Notes on Keith Douglas’s “Vergissmeinnicht”

It’s easy to see why “Vergissmeinnicht” is so much admired. Plain-spoken as it mostly is, it combines clarity with force, even before we get to the punchline, and the plain words are deployed with striking sensitivity in the shifting and combining of tones.


Three weeks gone and the combatants gone
returning over the nightmare ground
we found the place again, and found
the soldier sprawling in the sun.

The frowning barrel of his gun
overshadowing. As we came on
that day, he hit my tank with one
like the entry of a demon.

Look. Here in the gunpit spoil
the dishonoured picture of his girl
who has put: Steffi. Vergissmeinnicht
in a copybook gothic script.

We see him almost with content,
abased, and seeming to have paid
and mocked at by his own equipment
that’s hard and good when he’s decayed.

But she would weep to see today
how on his skin the swart flies move;
the dust upon the paper eye
and the burst stomach like a cave.

For here the lover and killer are mingled
who had one body and one heart.
And death who had the soldier singled
has done the lover mortal hurt.


Here are a few more detailed impressions.

In the first stanza, lines of four irregularly placed stresses create a sinister, forward-surging momentum at odds with the backward-looking suggestion of “gone”. Even before we reach the word “nightmare” we seem to be trapped in a pattern of nightmarish repetition: “Three weeks gone and the combatants gone / returning”. This effect is reinforced throughout the first two stanzas by the way sounds and whole words return, with “gone” twice in the first line, “found” twice in the third, and six of the first eight lines rhyming or half rhyming with each other. The impression of being trapped among recurring sounds may suggest the way the soldiers are caught up in the compulsive mechanisms of war, but such a mimetic function isn’t its only role. There’s a momentary sense of release in the fourth line, which stands out because it seems less locked into repetitions than the others (“sun” only half rhymes with “gone”). This gives greater clarity of impact, emphasis and signifance to the image of the sprawling soldier[1].

The battle of three weeks ago and the present moment blur briefly in the second stanza: “As we came on” seems at first to refer to something happening at the time of the return visit. It gives the memory of the battle something of the vividness of a flashback.

Douglas’s flair for releasing contradictory energies in his language is present here too, if to a lesser extent than in “How to Kill”. “Like the entry of a demon” is a case in point. It suggests the din and terror of the shell’s impact, and the firestorm that might have followed if it had actually pierced the tank’s armour. Perhaps it also suggests that the soldiers inside are damned souls fit for haling to hell (see the third stanza of “How to Kill”). But they weren’t killed. The shock registers and then the relief – this is only like the entry of a pantomime demon on a stage.

“Dishonoured” and “abased” carry a sexual connotation (“the dishonoured picture of his girl”). Her photograph in the wreckage of the gunpit may be smeared with blood and dirt. This violation is the more poignant for the stiltedness of her inscription and the fact that it’s written in a “copybook gothic script”, giving her a prim and almost childish innocence, the aura of a schoolroom worlds away from the war. The really powerful violation appears in the description of the corpse, though. When Douglas imagines how the girl would weep if she saw Steffi as he is now, he layers two different imaginary scenes over and under each other. The inspection of the body, its skin, eye and stomach, is so physical and intimate that it’s almost as if a transparency of a lover gazing into the soldier’s eyes and running her hands over his living body were shining through the horror of the mere thing he’s become.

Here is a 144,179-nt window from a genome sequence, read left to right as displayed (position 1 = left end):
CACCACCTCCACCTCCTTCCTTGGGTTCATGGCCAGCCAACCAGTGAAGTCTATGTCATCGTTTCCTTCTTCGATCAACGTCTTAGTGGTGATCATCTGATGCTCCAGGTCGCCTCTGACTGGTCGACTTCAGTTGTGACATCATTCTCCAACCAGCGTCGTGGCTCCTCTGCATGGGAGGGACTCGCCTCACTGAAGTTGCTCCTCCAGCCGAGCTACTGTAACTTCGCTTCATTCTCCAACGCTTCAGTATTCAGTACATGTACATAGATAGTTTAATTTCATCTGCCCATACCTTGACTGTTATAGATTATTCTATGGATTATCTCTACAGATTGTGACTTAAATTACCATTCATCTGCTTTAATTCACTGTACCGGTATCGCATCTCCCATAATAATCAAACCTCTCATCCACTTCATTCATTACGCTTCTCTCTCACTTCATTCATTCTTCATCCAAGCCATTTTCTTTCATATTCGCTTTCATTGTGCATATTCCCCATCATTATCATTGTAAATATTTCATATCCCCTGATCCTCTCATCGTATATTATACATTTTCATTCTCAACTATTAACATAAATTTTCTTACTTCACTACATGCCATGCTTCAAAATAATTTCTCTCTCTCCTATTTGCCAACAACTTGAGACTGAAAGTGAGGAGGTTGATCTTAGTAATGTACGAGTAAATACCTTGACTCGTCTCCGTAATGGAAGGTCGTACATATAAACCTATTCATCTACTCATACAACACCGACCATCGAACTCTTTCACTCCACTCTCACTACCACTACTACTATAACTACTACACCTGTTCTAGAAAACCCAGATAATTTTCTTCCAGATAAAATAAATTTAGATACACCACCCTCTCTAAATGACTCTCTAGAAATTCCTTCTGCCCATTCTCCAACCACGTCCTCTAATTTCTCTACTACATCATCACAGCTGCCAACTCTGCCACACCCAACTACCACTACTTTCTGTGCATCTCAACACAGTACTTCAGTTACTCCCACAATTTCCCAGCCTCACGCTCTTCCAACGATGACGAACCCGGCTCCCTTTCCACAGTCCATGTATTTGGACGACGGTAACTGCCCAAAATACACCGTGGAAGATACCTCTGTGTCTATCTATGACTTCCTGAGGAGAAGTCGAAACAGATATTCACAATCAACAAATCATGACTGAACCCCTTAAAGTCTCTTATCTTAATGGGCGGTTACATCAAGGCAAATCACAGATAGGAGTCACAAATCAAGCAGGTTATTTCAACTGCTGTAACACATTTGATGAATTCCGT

I admire the restraint that makes Douglas refrain from direct statement of his pity for this soldier, as opposed to implying it by presenting the girl’s imagined  grief. Partly it’s a matter of sheer economy. More, though, it’s a matter of analytical clarity, of registering the essential difference between perspectives, a difference that is part of the fundamental truth about war. To show it, he must avoid blurring the difference between the enemy combatant’s and the lover’s views. Replacing a focus on the situation itself by a focus on his evolving reactions would weaken this contrast and also I feel there’d be something cheapening and disrespectful about doing that, as if his reactions mattered more than the dead man or what the situation in itself says about the nature of war.

The poem comes to a powerful conclusion in its statement of the duality that haunts so many of Douglas’s poems. If I like “Vergissmeinnicht” less than “How to Kill” it’s partly because of the very intellectual clarity and roundedness of this conclusion, hammered home by neat syntactical parallels and contrasts. The intellectual formulation of a contradiction seems to take over from imaginative dwelling in its presence in a way that doesn’t happen in the more imaginatively open-ended and disturbing “How to Kill”.


[1] Douglas seems to have absorbed and concentrated the irony of Rimbaud’s famous “Le dormeur du val”, which he translated at Oxford, into this one short line.

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